Aramco and SABIC advance oil-to-chemicals | December 4, 2017 Issue - Vol. 95 Issue 48 | Chemical & Engineering News
Volume 95 Issue 48 | p. 12 | News of The Week
Issue Date: December 4, 2017

Aramco and SABIC advance oil-to-chemicals

The large plant will deepen Aramco’s involvement with the chemical industry
Department: Business
Keywords: Petrochemicals, Saudi Arabia, aramco, SABIC
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Aramco and SABIC officials sign a memorandum of understanding about their proposed oil-to-chemicals complex.
Credit: Saudi Aramco
A photo of a signing ceremony between Aramco and SABIC officials.
 
Aramco and SABIC officials sign a memorandum of understanding about their proposed oil-to-chemicals complex.
Credit: Saudi Aramco

In a move meant to diversify the Saudi economy beyond oil exports, SABIC and the Saudi national oil company Saudi Aramco are advancing plans for an oil-to-chemicals project in Saudi Arabia.

Following a year-long study, the companies, two of the kingdom’s largest, will commence engineering and design of the multi-billion-dollar complex before they come to a final investment decision.

Most of the world’s petrochemical complexes make chemicals such as ethylene and propylene in steam crackers that process naphtha, which is produced in oil refineries, or natural gas liquids. The complex SABIC and Aramco are planning would make 9 million metric tons of chemicals and base oils per year from 400,000 barrels per day of crude oil.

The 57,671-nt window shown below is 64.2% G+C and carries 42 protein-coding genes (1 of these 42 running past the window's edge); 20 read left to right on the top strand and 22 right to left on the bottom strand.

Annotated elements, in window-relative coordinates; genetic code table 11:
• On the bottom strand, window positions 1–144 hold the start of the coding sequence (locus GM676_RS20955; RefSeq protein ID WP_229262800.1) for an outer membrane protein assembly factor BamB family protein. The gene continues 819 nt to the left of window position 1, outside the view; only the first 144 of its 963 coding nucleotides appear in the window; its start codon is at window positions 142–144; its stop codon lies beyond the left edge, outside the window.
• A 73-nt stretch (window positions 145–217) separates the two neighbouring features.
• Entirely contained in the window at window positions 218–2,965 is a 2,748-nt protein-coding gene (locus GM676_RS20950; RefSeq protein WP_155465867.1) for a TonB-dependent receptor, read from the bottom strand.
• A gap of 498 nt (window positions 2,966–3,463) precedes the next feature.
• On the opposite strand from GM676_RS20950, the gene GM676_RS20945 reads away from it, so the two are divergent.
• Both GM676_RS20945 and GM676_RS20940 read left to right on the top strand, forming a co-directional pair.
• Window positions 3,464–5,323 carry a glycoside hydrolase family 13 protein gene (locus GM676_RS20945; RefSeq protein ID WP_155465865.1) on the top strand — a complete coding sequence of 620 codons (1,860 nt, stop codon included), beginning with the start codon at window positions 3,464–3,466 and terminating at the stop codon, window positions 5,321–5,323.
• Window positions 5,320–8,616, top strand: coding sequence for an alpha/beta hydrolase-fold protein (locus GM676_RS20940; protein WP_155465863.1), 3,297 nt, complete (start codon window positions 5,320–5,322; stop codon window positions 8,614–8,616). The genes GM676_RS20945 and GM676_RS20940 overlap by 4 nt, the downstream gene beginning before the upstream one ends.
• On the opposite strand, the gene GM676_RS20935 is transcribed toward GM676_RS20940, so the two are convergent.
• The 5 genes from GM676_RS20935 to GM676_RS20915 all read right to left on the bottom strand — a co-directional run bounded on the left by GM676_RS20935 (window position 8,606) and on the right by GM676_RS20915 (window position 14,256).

Aramco and SABIC haven’t taken the wraps off their process or said what derivatives the plant would produce when it starts in 2025.

Clyde Payn, CEO of the Catalyst Group, a technology consulting firm currently studying oil-to-chemicals processes, says the venture’s setup will likely begin with a hydrocracker that breaks down heavy oil into shorter-chain hydrocarbons. This stream is then fed into a fluidized catalytic cracker for conversion into olefins and other products. In contrast, ExxonMobil’s new oil-to-chemicals plant in Singapore is a modified steam cracker, Payn points out.

It’s easy to see the appeal of making chemicals from oil, Payn says. The transportation fuel market is growing by only 2% annually, while the chemicals market is expanding by more than 5% per year. “Any integrated refiner and chemical producer should be seriously reevaluating where they want to be 10 years from now,” he says.

 
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